A monthly sales chart, when utilized properly, will tell you how your monthly sales stack up to other months within the time period.  Tracking your sales numbers is a great way to evaluate how seasonality affects your sales numbers. However, they are not an especially good way to track the welfare of your business as a whole.

For a more comprehensive understanding of your overall businesses performance, a trailing 12 month (TTM or T12M) figure is more useful.  To understand why the TTM  numbers are a better indicator of company performance, let’s examine the two charts below: Monthly Sales – 2009 and Monthly Sales – 2010. 

A cursory view would give the impression that 2010 sales were the same as 2009 sales.  A couple of mid-to-late-year spikes would be encouraging, but the drop off at the end of the year would cause concern.   This chart would indicate a need to address seasonality issues related to sales.  However, it would not paint a realistic picture of the company’s overall health.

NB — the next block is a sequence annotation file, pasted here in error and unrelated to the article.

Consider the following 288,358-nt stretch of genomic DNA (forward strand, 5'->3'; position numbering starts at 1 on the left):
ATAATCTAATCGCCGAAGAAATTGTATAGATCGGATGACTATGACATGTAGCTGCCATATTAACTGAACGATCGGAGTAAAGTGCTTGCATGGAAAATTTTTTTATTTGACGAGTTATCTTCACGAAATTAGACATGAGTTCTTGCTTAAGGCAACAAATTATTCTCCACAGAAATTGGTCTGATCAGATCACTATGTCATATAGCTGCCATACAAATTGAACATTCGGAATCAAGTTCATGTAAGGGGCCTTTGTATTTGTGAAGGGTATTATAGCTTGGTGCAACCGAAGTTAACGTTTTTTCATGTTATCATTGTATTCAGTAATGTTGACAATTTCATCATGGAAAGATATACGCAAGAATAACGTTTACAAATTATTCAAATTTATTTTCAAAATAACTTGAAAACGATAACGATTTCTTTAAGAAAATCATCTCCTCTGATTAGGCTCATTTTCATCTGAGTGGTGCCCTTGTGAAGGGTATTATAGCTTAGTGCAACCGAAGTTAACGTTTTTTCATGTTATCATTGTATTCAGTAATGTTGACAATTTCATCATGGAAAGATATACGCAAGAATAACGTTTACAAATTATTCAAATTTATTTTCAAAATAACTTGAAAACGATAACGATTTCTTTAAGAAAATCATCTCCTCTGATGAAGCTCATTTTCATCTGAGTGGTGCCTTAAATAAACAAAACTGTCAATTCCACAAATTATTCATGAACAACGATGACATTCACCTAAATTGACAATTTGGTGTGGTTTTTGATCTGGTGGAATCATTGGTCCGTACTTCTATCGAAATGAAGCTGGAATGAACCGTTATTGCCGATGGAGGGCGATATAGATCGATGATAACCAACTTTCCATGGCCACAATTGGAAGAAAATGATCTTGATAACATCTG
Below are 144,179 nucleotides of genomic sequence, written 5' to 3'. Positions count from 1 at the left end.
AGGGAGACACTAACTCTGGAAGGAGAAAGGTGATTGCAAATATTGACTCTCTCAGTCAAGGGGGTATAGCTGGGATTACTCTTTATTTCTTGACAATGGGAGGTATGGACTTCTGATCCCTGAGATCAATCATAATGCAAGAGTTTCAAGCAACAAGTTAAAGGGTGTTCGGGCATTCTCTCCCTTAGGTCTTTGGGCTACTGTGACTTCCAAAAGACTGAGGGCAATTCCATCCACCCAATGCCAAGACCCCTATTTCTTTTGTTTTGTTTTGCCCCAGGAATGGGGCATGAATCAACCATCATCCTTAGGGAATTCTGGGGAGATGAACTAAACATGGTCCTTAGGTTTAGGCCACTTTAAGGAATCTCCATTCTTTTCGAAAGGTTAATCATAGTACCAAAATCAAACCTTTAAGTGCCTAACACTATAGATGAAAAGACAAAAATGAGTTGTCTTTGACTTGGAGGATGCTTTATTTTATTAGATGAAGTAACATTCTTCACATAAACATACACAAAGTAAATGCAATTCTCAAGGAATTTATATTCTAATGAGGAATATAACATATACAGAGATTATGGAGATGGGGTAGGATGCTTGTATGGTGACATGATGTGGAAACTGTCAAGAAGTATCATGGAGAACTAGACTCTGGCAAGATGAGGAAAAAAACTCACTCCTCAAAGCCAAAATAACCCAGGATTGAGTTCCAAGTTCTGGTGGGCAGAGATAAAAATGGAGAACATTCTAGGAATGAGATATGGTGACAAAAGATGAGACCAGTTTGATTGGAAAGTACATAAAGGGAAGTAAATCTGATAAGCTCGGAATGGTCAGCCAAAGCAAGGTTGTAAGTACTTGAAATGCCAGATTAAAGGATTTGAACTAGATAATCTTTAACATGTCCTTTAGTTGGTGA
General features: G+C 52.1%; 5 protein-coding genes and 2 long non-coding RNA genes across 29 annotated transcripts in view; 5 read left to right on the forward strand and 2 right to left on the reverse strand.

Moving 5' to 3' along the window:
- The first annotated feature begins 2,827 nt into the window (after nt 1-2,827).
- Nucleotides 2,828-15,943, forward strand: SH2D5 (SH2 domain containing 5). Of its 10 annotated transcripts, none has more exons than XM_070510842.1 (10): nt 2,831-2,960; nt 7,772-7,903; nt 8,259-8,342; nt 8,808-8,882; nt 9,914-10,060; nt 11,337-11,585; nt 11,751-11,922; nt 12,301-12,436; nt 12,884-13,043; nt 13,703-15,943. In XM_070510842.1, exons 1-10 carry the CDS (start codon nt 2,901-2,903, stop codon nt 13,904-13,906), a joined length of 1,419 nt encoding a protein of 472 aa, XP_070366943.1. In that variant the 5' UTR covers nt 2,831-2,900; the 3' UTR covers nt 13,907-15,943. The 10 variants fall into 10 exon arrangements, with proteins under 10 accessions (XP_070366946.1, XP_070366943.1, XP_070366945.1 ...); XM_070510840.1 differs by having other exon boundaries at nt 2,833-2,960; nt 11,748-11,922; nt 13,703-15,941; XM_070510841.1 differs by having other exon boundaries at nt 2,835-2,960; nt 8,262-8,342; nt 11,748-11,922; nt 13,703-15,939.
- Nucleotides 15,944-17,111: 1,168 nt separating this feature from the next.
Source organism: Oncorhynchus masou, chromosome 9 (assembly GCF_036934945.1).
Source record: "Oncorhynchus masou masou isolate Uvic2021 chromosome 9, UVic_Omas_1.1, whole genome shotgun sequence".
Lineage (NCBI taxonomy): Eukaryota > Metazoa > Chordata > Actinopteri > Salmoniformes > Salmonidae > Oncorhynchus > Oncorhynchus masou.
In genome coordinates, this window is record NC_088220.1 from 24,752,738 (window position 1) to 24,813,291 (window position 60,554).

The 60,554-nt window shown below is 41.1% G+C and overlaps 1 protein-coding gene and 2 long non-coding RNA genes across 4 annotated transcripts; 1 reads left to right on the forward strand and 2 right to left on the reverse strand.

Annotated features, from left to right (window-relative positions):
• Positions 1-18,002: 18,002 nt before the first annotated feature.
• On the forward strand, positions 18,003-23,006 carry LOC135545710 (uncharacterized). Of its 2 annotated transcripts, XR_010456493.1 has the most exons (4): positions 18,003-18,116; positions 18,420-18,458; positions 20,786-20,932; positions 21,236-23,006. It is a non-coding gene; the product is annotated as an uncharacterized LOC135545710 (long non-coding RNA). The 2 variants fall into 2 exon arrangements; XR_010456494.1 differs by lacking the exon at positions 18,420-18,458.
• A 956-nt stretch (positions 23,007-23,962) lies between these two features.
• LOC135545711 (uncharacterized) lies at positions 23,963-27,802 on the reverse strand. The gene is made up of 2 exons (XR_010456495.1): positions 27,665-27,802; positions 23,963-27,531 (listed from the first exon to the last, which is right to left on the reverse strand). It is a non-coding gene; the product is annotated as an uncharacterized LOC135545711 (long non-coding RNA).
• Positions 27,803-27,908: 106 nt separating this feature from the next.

Monthly Sales 2009

 

Monthly Sales 2010

The TTM chart removes this seasonality from the equation.  It is calculated by first adding a year’s worth of monthly data to provide a 12-month figure.  Then, for the next year, as a new month is added, a beginning month of the previous year is dropped from the equation.  Thus, each point on the graph represents that month’s sales plus the sales from the previous 11 months.  Below is a chart, TTM Sales 2008 – 2010, showing what the above data would look like when recalculated as TTM figures.

As you can see, the TTM graph lacks the volatility of the monthly sales graphs above.  It does reflect a dip in sales from May 2009 to June 2009, but shows that the company continues to grow despite similar dips in 2010.  Unlike monthly sales charts, any downward trends on a TTM chart are to be given immediate and serious attention.  These are warning bells – a call to action.  These dips do not reflect seasonality, but rather indicate that the overall health of the company is in jeopardy if changes aren’t made. 

Together the monthly sales charts and the TTM charts can provide you with useful tools for improving your overall sales.  The monthly figures show you where seasonality impacts your business and is a visual image of where you need to shore up sales.   The TTM chart represents the overall health of your company and is not only a good early-warning-system, but can be built upon as a forecasting tool.  Please contact your Mackey Advisor if you’d like to know more about adopting TTM sales tracking in your business.